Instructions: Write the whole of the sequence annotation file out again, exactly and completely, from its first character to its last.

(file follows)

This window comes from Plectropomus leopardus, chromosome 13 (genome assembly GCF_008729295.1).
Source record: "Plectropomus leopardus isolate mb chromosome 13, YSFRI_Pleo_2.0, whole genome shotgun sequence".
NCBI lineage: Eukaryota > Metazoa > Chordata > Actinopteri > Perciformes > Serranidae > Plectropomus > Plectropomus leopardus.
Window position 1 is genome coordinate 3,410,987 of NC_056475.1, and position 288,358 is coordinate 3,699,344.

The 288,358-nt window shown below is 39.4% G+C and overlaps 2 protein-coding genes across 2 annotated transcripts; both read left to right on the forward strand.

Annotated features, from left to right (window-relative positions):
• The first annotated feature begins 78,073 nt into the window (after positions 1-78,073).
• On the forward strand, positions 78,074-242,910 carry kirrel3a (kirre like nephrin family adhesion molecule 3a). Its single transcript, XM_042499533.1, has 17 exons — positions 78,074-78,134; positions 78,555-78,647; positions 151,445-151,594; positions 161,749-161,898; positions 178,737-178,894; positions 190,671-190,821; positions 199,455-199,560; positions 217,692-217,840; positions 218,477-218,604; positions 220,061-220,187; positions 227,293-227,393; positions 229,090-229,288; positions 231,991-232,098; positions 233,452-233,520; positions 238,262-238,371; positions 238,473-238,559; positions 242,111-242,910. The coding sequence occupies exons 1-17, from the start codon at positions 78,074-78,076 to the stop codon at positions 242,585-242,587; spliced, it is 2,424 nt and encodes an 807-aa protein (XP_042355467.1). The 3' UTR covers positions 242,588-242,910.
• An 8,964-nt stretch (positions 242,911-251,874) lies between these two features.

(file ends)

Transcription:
This window comes from Plectropomus leopardus, chromosome 13 (genome assembly GCF_008729295.1).
Source record: "Plectropomus leopardus isolate mb chromosome 13, YSFRI_Pleo_2.0, whole genome shotgun sequence".
NCBI lineage: Eukaryota > Metazoa > Chordata > Actinopteri > Perciformes > Serranidae > Plectropomus > Plectropomus leopardus.
Window position 1 is genome coordinate 3,410,987 of NC_056475.1, and position 288,358 is coordinate 3,699,344.

The 288,358-nt window shown below is 39.4% G+C and overlaps 2 protein-coding genes across 2 annotated transcripts; both read left to right on the forward strand.

Annotated features, from left to right (window-relative positions):
• The first annotated feature begins 78,073 nt into the window (after positions 1-78,073).
• On the forward strand, positions 78,074-242,910 carry kirrel3a (kirre like nephrin family adhesion molecule 3a). Its single transcript, XM_042499533.1, has 17 exons — positions 78,074-78,134; positions 78,555-78,647; positions 151,445-151,594; positions 161,749-161,898; positions 178,737-178,894; positions 190,671-190,821; positions 199,455-199,560; positions 217,692-217,840; positions 218,477-218,604; positions 220,061-220,187; positions 227,293-227,393; positions 229,090-229,288; positions 231,991-232,098; positions 233,452-233,520; positions 238,262-238,371; positions 238,473-238,559; positions 242,111-242,910. The coding sequence occupies exons 1-17, from the start codon at positions 78,074-78,076 to the stop codon at positions 242,585-242,587; spliced, it is 2,424 nt and encodes an 807-aa protein (XP_042355467.1). The 3' UTR covers positions 242,588-242,910.
• An 8,964-nt stretch (positions 242,911-251,874) lies between these two features.